June 5, 1924-Ku Klux Klan to hold meetings as long as satisfactory.
1929-Frumean Yomans held dances on Wednesday evenings as long as they were carried on in a respectful manner.
1946- VFW meetings were held twice a month, also elections, church meetings,political meetings,Boy Scouts, extension services, and annual dinner meetings for Mr. Barbour’s military unit
No meetings from December 23,1922 to June 1 1923
1931- $0.40 for an oyster supper
1932- Benefit dance for the ball team
1939- Evils of marihuana presented by Amber Butters
1946- Discussion to form Grange library
1947-Orrin Brion established 4-H jersey club
1949-Romain and Mildred Harer honored for perfect attendance for one year
1950-established a juvenile grange with Hannah Messner as leader
There was at one time a home economics club;
August 12, 1902 record book for “cash in various ways”
There have been two women as Worthy Master;
1913- Dorothy Norman
1964-66 Mildred Harer\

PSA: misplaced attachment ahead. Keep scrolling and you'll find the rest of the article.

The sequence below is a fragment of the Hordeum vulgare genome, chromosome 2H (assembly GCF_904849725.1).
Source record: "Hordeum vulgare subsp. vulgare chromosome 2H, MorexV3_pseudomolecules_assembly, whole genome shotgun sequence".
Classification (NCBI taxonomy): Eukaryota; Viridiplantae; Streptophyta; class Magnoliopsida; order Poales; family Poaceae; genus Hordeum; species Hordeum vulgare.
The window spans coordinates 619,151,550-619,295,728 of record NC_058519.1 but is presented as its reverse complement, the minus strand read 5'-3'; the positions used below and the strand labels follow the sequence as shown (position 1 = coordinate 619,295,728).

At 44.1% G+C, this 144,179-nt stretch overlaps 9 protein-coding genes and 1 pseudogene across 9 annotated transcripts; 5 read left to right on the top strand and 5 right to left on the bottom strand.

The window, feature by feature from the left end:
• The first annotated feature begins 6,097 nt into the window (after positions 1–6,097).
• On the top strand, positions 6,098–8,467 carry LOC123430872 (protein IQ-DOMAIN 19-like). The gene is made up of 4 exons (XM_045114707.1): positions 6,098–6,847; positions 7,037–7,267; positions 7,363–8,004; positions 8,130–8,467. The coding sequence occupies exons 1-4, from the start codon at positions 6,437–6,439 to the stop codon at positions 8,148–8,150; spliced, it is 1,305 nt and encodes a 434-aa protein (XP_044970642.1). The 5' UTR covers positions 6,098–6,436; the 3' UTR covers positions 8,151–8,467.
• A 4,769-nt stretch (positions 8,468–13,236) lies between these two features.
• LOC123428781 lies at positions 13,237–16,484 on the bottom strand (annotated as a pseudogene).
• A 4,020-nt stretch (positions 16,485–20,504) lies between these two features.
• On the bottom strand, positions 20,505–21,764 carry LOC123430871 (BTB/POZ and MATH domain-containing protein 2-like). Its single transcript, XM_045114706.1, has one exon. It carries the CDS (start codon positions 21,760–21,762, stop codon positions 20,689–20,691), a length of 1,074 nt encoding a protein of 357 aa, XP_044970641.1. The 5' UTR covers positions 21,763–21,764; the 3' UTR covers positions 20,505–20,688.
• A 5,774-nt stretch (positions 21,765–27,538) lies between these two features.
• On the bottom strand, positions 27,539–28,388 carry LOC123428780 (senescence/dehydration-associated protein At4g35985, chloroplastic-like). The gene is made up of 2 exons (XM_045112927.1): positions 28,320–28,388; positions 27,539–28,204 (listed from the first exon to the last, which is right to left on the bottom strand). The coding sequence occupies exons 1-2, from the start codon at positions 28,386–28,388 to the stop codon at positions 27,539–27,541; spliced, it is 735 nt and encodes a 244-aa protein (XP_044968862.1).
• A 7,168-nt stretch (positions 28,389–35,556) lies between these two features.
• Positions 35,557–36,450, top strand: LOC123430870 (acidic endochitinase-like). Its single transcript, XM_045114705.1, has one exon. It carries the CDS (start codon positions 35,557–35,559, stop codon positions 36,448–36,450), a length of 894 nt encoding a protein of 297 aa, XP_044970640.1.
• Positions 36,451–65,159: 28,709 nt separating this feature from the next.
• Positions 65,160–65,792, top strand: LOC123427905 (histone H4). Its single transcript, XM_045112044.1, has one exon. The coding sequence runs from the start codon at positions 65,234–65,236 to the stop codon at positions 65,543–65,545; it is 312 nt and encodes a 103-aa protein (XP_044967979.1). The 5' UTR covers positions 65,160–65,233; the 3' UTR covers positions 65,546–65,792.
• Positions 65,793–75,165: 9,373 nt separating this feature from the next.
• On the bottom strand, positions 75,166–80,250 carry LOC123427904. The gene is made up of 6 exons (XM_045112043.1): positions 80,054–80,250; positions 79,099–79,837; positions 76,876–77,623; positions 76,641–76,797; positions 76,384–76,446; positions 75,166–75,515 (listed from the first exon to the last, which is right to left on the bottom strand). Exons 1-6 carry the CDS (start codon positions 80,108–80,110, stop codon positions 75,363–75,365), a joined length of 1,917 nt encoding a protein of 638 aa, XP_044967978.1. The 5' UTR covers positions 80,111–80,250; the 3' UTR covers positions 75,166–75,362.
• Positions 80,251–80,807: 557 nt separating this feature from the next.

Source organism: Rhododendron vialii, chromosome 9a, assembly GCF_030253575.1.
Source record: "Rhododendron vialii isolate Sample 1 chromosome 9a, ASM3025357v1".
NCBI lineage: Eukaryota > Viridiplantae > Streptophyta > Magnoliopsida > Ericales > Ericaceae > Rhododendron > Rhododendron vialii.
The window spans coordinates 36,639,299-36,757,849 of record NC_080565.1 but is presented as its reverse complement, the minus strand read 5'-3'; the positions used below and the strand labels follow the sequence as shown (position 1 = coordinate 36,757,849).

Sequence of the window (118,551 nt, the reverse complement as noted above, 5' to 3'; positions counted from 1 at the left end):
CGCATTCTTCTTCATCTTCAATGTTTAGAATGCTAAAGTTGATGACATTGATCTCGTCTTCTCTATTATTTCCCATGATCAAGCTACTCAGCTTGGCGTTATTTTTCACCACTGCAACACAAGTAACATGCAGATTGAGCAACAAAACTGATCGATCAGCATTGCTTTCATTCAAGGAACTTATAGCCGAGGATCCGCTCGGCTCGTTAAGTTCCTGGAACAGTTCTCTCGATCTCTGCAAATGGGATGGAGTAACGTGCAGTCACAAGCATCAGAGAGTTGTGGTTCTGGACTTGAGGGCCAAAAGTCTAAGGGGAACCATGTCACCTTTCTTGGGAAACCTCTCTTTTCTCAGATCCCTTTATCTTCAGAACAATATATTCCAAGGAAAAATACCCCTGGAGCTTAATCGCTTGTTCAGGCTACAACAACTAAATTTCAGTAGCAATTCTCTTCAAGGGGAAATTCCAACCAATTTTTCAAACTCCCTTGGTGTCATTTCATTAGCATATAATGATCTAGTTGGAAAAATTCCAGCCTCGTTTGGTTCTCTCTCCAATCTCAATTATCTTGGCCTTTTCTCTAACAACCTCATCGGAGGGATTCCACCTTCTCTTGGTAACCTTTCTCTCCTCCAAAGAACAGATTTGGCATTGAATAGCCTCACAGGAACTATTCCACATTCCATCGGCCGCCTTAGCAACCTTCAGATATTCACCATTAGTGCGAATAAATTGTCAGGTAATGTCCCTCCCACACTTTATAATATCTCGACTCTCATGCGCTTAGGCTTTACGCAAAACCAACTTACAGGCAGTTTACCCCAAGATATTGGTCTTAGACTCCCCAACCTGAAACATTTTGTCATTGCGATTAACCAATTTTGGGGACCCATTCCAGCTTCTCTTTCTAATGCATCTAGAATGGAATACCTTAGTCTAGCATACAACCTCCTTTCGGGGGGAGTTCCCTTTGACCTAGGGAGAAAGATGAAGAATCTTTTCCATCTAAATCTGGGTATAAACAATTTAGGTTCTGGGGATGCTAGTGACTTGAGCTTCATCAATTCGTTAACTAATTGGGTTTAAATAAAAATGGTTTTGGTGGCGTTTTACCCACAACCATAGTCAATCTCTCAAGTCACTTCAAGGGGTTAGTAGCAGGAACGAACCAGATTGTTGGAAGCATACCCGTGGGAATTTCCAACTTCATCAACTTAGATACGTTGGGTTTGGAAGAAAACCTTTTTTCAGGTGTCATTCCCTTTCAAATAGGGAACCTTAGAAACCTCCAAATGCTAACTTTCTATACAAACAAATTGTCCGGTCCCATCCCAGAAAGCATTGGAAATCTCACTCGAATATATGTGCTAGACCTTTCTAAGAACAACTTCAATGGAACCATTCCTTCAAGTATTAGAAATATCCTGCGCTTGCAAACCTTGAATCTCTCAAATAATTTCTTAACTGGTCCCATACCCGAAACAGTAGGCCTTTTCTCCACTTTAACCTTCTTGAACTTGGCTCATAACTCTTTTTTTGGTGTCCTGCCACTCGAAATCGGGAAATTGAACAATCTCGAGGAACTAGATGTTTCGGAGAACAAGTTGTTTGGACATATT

Income for 1893-$339.90
May 31, 1928; Mr. Seamans, Agriculture teacher, influenced the following to join the grange( 28 members); Francis Maneval, Ernest Black, Lawrence Plank, John Raker, Leslie Moyer, Miles Raker, Glen Emmick, Orrin Brion, Kenneth Brion, Arnold Weaver, Floyd Brion, Clinton Repard, Frank Snyder, Russel Miller, Lewis Zeafla; October 25, 1928; Dorothy Minnie, Floyd Dietrick, Theron Stroud, Theodore Aylesworth, Ellsworth McCarty. John Harrer, Romain Harer, Russel Repard, Alvin Raker, Raymond Page, Raymond Maneval, Romain Pequignot, Bert Miller.
November 8, 1928; suggestion by good of the order, Brother Comstock, that we would eat supper, which we did
Valentine read for lecturer; Violets are blue, roses are red, I wish I could find you in my bed
Business most often considered; may 1960- toilets to be repaired
October 26, 1961- Albert Snyder to contact Jackson school to obtain toilet
November 1961-replacing toilets tabled until spring
November 12, 1970-toilets available at Blossburg if men will go after them
June 9, 1977-discussion on building an outside toilet
November 10, 1977-committee appointed to study different types of toilets
July 27, 1978- finally! Results of the work bee on building the new toilets can be seen.
History of Sebring Grange ( undated, attached to the copy researched by Marie Aylesworth, it’s the work of an earlier person)
Sebring Grange No. 107 was organized in November 1891 by William Jones from Charleston. He came with a horse and buggy staying two days going from house to house telling the people of the advantages and the help they would receive by joining the Grange.